The Local Government Pension Scheme (LGPS) has said it is under pressure from government officials to switch to passive management after the suspension of the Woodford Equity Income fund in June.
LGPS, which is the largest public-sector pension scheme in the UK with almost 6m members, has 60 per cent of its holdings in active funds.
The active investment industry has come under pressure due to disappointing performances among other reasons and Jeff Houston, secretary to the LGPS advisory board, said the scheme had been called on to shift out its active fund managers in the wake of the Woodford suspension, the Financial Times reports.
“There are elements within government that want the LGPS to be passive and are trying to find a way for that to happen,” Houston told the FT. “There is a belief we are forgoing savings by not going passive.
“Things like Woodford come along and you get that knee-jerk regulatory reaction . . . the easiest thing is to just stop them having that ability to invest in actives.”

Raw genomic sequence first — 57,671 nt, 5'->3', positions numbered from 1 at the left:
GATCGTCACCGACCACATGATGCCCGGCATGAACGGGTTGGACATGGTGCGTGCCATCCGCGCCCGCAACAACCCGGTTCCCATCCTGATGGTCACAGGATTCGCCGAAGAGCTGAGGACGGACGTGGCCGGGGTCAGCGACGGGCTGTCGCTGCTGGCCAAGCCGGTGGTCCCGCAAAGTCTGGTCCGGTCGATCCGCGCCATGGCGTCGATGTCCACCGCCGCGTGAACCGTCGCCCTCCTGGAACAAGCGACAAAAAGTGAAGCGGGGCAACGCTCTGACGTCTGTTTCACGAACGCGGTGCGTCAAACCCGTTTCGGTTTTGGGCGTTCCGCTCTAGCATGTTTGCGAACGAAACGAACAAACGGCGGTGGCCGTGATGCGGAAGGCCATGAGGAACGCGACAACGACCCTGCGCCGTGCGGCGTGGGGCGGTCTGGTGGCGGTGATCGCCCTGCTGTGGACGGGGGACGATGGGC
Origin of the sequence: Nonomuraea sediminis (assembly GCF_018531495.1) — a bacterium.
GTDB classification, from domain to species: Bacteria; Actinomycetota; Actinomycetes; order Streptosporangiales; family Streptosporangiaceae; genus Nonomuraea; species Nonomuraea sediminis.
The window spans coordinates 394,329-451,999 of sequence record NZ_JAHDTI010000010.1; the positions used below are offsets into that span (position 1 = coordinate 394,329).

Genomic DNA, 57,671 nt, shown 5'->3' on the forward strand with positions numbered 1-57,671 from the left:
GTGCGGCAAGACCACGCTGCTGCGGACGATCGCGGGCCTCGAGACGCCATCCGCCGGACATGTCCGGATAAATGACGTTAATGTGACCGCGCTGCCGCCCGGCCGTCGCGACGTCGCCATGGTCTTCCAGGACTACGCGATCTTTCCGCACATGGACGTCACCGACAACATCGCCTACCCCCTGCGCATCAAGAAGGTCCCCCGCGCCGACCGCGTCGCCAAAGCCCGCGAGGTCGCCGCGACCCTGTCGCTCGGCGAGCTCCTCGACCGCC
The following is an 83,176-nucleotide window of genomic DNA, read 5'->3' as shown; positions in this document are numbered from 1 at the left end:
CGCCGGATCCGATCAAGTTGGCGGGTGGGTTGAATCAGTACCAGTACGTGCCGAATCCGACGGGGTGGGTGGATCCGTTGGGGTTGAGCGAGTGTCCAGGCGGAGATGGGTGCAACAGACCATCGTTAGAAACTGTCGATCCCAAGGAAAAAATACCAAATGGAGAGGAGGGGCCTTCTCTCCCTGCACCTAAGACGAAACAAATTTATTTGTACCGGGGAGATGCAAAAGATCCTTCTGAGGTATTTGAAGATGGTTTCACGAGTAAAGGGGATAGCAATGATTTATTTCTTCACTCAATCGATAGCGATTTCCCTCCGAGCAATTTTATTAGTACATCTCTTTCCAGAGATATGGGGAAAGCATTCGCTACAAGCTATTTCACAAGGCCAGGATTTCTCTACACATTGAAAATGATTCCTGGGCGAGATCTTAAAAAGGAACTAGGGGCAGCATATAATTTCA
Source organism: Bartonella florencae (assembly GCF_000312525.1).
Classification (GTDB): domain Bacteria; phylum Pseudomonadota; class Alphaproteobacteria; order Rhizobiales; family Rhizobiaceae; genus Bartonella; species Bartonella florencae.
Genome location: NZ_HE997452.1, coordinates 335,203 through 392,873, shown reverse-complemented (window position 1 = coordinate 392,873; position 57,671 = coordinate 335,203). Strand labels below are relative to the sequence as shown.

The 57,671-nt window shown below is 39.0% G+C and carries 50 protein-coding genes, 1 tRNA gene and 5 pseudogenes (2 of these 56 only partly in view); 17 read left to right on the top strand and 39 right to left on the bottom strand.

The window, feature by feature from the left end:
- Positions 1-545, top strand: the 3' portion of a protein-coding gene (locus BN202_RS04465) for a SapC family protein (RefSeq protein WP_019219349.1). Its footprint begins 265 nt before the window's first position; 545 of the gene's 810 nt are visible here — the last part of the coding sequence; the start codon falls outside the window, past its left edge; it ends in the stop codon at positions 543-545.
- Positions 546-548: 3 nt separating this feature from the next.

Houston said the £275bn scheme had been pressed to move listed assets to passive management by government on the basis of a 2013 analysis by Hymans Robertson which suggested it could save £240m a year in investment fees and £190m in transactions fees.
“Understandably there are people within government going why haven’t you done that [moved to passives],” said Houston, but added he was not convinced it would mean better returns for the 5.8m public-sector workers.
In a statement, the Treasury said: “Decisions on investment strategy and asset allocation are taken locally by individual Local Government Pension Scheme funds.”
In its latest annual report, LGPS praised the performance of its active global equity managers for 2018 on the back of two disappointing years.
It said average global equity portfolio was more than two per cent up on its index.
“The funds in the top decile of performance in the last year were all managed in part by Baillie Gifford,” the LGPS added.